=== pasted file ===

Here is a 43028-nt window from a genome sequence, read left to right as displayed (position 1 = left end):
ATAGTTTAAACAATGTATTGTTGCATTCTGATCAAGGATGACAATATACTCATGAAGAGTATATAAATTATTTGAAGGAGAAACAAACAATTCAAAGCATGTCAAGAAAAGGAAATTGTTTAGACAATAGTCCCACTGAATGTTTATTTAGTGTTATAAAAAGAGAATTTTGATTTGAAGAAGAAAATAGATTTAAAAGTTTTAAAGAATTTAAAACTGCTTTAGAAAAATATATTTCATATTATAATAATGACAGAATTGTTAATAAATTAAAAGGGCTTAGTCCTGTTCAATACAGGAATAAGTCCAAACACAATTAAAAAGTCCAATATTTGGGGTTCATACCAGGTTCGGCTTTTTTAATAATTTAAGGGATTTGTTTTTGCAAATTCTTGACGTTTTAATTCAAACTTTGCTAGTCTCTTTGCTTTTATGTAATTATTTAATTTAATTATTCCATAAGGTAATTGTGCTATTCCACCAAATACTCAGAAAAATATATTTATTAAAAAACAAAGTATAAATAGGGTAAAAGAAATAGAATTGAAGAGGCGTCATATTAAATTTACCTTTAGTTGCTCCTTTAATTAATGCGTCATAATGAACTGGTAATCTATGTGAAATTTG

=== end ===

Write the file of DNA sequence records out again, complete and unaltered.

Here is a 43028-nt window from a genome sequence, read left to right as displayed (position 1 = left end):
ATAGTTTAAACAATGTATTGTTGCATTCTGATCAAGGATGACAATATACTCATGAAGAGTATATAAATTATTTGAAGGAGAAACAAACAATTCAAAGCATGTCAAGAAAAGGAAATTGTTTAGACAATAGTCCCACTGAATGTTTATTTAGTGTTATAAAAAGAGAATTTTGATTTGAAGAAGAAAATAGATTTAAAAGTTTTAAAGAATTTAAAACTGCTTTAGAAAAATATATTTCATATTATAATAATGACAGAATTGTTAATAAATTAAAAGGGCTTAGTCCTGTTCAATACAGGAATAAGTCCAAACACAATTAAAAAGTCCAATATTTGGGGTTCATACCAGGTTCGGCTTTTTTAATAATTTAAGGGATTTGTTTTTGCAAATTCTTGACGTTTTAATTCAAACTTTGCTAGTCTCTTTGCTTTTATGTAATTATTTAATTTAATTATTCCATAAGGTAATTGTGCTATTCCACCAAATACTCAGAAAAATATATTTATTAAAAAACAAAGTATAAATAGGGTAAAAGAAATAGAATTGAAGAGGCGTCATATTAAATTTACCTTTAGTTGCTCCTTTAATTAATGCGTCATAATGAACTGGTAATCTATGTGAAATTTG